The European Union (EU) fired major shots yesterday in a trade war with the Faroe Islands over fishing in the Atlantic, by banning some imports from the archipelago’s fisheries.
At the heart of the row are the lucrative and tasty herring fished by boats from Russia, Iceland, Norway, the EU and the Faroes. Earlier this year, the Faroe Islands opted out of a system in which all these parties set an allowable catch level for this species.
The Faroes’ fisheries ministry has previously said that it believes herring have recently moved their range in response to environmental changes so that significantly more of them are in the nation’s waters. This, the ministry argues, means the Faroes should have a larger share of the quota to catch them. Marine scientist and blogger Andrew David Thaler has called this diplomatic row possibly “the first international conflict directly attributable to climate change”.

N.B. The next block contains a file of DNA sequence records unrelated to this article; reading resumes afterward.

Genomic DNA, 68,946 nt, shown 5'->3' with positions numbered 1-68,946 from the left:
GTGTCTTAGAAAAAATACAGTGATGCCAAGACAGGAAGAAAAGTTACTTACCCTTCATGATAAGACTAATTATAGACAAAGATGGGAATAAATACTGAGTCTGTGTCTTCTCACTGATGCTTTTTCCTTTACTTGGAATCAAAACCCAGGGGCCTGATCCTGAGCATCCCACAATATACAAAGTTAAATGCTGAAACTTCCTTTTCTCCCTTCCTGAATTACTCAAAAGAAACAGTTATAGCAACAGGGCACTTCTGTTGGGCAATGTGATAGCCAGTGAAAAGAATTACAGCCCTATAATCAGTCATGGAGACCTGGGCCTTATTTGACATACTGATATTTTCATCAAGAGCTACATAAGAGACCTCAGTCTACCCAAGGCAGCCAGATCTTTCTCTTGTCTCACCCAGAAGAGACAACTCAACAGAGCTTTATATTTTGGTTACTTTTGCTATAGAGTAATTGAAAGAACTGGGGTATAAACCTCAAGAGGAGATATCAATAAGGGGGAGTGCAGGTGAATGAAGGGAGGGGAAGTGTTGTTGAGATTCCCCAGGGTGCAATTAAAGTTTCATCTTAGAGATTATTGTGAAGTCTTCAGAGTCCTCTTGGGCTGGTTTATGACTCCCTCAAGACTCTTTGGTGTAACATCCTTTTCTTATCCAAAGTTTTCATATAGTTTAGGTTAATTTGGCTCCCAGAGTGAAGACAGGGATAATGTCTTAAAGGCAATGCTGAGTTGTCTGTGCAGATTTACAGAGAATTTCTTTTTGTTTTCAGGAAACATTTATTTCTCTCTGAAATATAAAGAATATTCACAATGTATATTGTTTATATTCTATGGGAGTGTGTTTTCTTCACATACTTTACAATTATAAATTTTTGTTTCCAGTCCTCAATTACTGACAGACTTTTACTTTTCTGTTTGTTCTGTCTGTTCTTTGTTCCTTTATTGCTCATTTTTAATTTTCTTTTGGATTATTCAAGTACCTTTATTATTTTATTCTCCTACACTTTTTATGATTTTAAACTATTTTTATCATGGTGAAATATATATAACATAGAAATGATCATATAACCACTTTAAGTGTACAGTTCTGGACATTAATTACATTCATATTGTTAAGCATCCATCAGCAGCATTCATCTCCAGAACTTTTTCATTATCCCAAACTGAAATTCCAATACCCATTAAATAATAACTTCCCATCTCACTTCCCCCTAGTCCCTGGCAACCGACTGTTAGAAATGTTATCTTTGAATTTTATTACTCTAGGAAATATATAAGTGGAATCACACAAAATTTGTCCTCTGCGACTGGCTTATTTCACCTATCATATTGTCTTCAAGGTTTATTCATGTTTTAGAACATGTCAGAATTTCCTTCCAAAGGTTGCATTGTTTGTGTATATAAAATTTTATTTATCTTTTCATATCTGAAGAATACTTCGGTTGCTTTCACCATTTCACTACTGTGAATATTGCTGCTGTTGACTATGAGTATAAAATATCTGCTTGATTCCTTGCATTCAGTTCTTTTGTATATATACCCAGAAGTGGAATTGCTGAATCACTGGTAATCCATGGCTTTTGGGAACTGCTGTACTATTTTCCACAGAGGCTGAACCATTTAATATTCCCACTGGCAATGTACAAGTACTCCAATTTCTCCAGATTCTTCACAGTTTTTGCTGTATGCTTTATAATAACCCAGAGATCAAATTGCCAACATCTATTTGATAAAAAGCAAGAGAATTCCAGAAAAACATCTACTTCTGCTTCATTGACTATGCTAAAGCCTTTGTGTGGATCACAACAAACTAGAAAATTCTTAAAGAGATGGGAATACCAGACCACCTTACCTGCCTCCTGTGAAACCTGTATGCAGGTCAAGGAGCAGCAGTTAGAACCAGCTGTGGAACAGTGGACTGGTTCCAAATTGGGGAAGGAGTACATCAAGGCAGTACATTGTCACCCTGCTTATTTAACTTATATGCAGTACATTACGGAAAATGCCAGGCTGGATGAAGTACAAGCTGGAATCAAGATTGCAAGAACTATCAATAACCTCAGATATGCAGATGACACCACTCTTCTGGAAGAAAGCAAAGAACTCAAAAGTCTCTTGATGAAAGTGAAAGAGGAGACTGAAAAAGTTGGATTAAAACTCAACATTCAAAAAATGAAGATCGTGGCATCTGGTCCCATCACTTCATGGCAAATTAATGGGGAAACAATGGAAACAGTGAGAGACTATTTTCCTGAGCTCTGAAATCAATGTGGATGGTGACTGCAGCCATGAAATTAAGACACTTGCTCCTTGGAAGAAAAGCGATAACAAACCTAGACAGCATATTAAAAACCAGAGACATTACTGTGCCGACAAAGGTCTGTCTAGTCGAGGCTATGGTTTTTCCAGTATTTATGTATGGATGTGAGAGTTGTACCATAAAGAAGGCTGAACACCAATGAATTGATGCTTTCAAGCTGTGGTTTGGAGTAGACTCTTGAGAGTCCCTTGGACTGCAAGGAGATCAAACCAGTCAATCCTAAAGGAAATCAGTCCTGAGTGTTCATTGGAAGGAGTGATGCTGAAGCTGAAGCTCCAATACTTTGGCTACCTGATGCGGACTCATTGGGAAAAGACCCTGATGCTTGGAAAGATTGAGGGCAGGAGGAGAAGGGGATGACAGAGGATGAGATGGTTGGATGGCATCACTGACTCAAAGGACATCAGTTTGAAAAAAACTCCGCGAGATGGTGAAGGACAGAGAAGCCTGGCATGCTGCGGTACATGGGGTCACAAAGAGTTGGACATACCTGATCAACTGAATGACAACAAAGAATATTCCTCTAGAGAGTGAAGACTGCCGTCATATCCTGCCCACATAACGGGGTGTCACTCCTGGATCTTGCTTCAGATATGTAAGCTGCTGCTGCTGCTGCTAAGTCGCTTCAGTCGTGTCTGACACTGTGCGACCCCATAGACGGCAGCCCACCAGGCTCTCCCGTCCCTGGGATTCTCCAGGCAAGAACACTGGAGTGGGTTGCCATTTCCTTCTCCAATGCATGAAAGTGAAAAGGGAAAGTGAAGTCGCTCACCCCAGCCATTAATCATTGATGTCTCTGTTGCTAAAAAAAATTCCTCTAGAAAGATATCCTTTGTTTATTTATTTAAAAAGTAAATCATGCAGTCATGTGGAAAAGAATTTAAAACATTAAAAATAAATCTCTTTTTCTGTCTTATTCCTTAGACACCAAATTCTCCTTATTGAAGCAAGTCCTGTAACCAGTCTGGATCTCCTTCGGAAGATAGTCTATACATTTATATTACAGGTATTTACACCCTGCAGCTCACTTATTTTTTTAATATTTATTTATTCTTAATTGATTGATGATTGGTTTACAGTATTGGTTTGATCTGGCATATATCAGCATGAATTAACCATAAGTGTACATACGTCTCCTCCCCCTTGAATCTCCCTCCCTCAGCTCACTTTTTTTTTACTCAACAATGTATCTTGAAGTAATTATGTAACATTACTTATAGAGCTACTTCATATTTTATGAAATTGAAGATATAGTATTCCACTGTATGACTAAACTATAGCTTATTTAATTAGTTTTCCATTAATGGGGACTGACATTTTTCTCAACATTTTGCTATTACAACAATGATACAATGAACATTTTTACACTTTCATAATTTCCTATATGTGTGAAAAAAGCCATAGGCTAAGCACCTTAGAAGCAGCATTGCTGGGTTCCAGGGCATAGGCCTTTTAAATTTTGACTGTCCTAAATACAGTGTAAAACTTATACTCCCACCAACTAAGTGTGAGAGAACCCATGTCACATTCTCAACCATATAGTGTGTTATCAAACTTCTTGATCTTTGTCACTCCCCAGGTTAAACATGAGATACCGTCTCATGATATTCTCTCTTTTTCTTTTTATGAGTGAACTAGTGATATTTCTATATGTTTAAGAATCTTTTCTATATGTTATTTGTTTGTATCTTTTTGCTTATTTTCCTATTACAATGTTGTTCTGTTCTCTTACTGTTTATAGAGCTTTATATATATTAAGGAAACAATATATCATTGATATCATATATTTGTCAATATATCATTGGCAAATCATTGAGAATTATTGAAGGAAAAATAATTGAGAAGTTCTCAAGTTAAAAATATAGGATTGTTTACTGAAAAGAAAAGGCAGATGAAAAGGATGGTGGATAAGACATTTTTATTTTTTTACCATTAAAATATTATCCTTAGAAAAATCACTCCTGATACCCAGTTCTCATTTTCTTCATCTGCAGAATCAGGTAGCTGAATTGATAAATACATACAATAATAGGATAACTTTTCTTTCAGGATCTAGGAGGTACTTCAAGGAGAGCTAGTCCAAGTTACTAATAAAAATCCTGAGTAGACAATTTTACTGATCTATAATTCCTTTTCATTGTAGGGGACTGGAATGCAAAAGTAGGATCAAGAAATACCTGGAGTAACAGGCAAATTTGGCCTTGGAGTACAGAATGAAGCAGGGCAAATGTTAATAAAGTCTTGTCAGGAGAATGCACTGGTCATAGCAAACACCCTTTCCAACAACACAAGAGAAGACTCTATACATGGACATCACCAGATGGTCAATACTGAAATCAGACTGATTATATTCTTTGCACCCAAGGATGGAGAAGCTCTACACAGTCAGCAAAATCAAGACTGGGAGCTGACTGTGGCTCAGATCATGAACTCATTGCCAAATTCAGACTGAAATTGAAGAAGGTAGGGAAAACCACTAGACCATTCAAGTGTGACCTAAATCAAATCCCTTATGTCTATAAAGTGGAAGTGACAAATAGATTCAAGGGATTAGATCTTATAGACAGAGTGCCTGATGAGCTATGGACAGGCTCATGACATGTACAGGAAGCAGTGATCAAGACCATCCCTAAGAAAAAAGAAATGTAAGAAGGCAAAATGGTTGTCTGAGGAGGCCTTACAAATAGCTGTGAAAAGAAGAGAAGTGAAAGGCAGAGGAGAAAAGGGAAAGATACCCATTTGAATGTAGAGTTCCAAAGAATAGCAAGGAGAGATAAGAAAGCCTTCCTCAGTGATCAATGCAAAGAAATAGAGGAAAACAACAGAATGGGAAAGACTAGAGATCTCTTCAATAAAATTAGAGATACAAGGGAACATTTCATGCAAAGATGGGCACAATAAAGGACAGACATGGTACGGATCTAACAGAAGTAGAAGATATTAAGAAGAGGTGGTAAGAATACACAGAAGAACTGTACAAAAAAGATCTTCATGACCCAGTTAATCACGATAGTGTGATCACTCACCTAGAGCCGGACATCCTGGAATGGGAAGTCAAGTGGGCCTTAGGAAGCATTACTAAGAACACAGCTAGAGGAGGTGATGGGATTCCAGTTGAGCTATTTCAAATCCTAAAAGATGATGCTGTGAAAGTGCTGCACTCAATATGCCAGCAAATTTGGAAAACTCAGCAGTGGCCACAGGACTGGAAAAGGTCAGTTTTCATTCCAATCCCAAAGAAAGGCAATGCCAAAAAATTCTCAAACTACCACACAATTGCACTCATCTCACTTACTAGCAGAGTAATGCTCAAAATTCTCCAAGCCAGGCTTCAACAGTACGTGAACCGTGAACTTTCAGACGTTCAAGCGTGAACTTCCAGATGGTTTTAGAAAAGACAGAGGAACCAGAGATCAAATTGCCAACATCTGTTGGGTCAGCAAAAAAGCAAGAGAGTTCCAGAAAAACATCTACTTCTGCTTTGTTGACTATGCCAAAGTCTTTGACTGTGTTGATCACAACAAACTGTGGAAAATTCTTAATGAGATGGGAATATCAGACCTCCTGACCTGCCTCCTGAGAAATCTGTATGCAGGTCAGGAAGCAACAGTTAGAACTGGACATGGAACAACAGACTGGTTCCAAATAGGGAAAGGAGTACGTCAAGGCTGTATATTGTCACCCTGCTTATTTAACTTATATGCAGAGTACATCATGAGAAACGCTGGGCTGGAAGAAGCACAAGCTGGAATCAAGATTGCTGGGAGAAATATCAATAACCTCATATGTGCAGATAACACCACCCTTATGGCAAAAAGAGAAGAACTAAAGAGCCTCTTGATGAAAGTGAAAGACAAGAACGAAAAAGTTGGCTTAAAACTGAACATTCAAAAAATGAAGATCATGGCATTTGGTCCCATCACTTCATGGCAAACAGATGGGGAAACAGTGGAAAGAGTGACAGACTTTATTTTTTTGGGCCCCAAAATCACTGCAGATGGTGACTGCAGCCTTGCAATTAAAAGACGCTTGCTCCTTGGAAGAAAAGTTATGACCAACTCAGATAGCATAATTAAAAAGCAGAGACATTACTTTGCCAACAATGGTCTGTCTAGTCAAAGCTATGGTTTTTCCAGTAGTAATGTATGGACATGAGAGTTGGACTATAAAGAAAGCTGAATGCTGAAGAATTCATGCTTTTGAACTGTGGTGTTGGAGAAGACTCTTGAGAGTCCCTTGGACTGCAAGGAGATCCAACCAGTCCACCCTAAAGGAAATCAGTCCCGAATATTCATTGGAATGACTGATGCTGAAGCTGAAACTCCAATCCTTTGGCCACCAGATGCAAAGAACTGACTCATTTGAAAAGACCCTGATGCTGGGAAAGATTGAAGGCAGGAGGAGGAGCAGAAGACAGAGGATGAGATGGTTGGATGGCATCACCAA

Under measures adopted on 20 August, importation of herring and mackerel fished by the Faroes from Atlantic and Scandinavian waters will be banned in Europe, and some boats from the country will be banned from European ports. “The imposition of such measures is always done as a very last resort. The Faroese could have put a stop to their unsustainable fishing but decided not to do so,” said European commissioner Maria Damanaki in a statement.
Even before this move, the Faroe Islands’ government announced it was taking the EU to an international tribunal over “threats” of economic sanctions over the row. According to the Faroes, it is willing to negotiate, and was planning to do so at a 2 September meeting of the states that fish for this fish.